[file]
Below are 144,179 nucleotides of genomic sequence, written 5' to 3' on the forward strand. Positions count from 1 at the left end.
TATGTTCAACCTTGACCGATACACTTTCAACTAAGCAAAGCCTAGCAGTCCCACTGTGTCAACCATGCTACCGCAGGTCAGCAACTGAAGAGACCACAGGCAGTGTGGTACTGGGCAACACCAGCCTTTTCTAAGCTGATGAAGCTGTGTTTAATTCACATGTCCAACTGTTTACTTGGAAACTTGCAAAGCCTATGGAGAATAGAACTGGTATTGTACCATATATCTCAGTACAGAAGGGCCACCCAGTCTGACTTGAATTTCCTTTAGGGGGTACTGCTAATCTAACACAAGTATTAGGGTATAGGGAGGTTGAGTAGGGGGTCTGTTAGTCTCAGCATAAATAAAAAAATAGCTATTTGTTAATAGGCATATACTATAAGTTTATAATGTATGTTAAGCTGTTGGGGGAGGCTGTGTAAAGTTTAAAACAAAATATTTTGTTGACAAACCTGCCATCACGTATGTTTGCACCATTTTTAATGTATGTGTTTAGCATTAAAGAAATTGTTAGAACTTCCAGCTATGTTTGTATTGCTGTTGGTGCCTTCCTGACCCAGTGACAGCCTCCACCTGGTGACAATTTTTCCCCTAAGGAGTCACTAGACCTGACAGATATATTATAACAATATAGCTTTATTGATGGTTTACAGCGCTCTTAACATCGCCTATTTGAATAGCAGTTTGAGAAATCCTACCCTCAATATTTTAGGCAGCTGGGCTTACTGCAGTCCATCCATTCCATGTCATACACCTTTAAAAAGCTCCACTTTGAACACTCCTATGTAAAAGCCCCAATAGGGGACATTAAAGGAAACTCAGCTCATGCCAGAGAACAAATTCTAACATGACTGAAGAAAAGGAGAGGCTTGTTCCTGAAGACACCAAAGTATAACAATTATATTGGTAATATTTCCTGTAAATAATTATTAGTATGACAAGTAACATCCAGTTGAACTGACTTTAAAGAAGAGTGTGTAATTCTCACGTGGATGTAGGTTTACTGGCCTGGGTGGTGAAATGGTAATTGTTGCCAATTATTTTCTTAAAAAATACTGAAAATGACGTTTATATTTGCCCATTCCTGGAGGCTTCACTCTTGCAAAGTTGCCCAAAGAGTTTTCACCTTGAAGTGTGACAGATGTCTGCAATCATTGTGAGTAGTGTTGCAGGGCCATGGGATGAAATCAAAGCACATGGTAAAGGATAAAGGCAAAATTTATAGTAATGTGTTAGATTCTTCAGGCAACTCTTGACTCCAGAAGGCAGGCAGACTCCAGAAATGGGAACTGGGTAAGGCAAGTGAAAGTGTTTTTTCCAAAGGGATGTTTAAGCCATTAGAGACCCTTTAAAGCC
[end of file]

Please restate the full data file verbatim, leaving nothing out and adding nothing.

Below are 144,179 nucleotides of genomic sequence, written 5' to 3' on the forward strand. Positions count from 1 at the left end.
TATGTTCAACCTTGACCGATACACTTTCAACTAAGCAAAGCCTAGCAGTCCCACTGTGTCAACCATGCTACCGCAGGTCAGCAACTGAAGAGACCACAGGCAGTGTGGTACTGGGCAACACCAGCCTTTTCTAAGCTGATGAAGCTGTGTTTAATTCACATGTCCAACTGTTTACTTGGAAACTTGCAAAGCCTATGGAGAATAGAACTGGTATTGTACCATATATCTCAGTACAGAAGGGCCACCCAGTCTGACTTGAATTTCCTTTAGGGGGTACTGCTAATCTAACACAAGTATTAGGGTATAGGGAGGTTGAGTAGGGGGTCTGTTAGTCTCAGCATAAATAAAAAAATAGCTATTTGTTAATAGGCATATACTATAAGTTTATAATGTATGTTAAGCTGTTGGGGGAGGCTGTGTAAAGTTTAAAACAAAATATTTTGTTGACAAACCTGCCATCACGTATGTTTGCACCATTTTTAATGTATGTGTTTAGCATTAAAGAAATTGTTAGAACTTCCAGCTATGTTTGTATTGCTGTTGGTGCCTTCCTGACCCAGTGACAGCCTCCACCTGGTGACAATTTTTCCCCTAAGGAGTCACTAGACCTGACAGATATATTATAACAATATAGCTTTATTGATGGTTTACAGCGCTCTTAACATCGCCTATTTGAATAGCAGTTTGAGAAATCCTACCCTCAATATTTTAGGCAGCTGGGCTTACTGCAGTCCATCCATTCCATGTCATACACCTTTAAAAAGCTCCACTTTGAACACTCCTATGTAAAAGCCCCAATAGGGGACATTAAAGGAAACTCAGCTCATGCCAGAGAACAAATTCTAACATGACTGAAGAAAAGGAGAGGCTTGTTCCTGAAGACACCAAAGTATAACAATTATATTGGTAATATTTCCTGTAAATAATTATTAGTATGACAAGTAACATCCAGTTGAACTGACTTTAAAGAAGAGTGTGTAATTCTCACGTGGATGTAGGTTTACTGGCCTGGGTGGTGAAATGGTAATTGTTGCCAATTATTTTCTTAAAAAATACTGAAAATGACGTTTATATTTGCCCATTCCTGGAGGCTTCACTCTTGCAAAGTTGCCCAAAGAGTTTTCACCTTGAAGTGTGACAGATGTCTGCAATCATTGTGAGTAGTGTTGCAGGGCCATGGGATGAAATCAAAGCACATGGTAAAGGATAAAGGCAAAATTTATAGTAATGTGTTAGATTCTTCAGGCAACTCTTGACTCCAGAAGGCAGGCAGACTCCAGAAATGGGAACTGGGTAAGGCAAGTGAAAGTGTTTTTTCCAAAGGGATGTTTAAGCCATTAGAGACCCTTTAAAGCC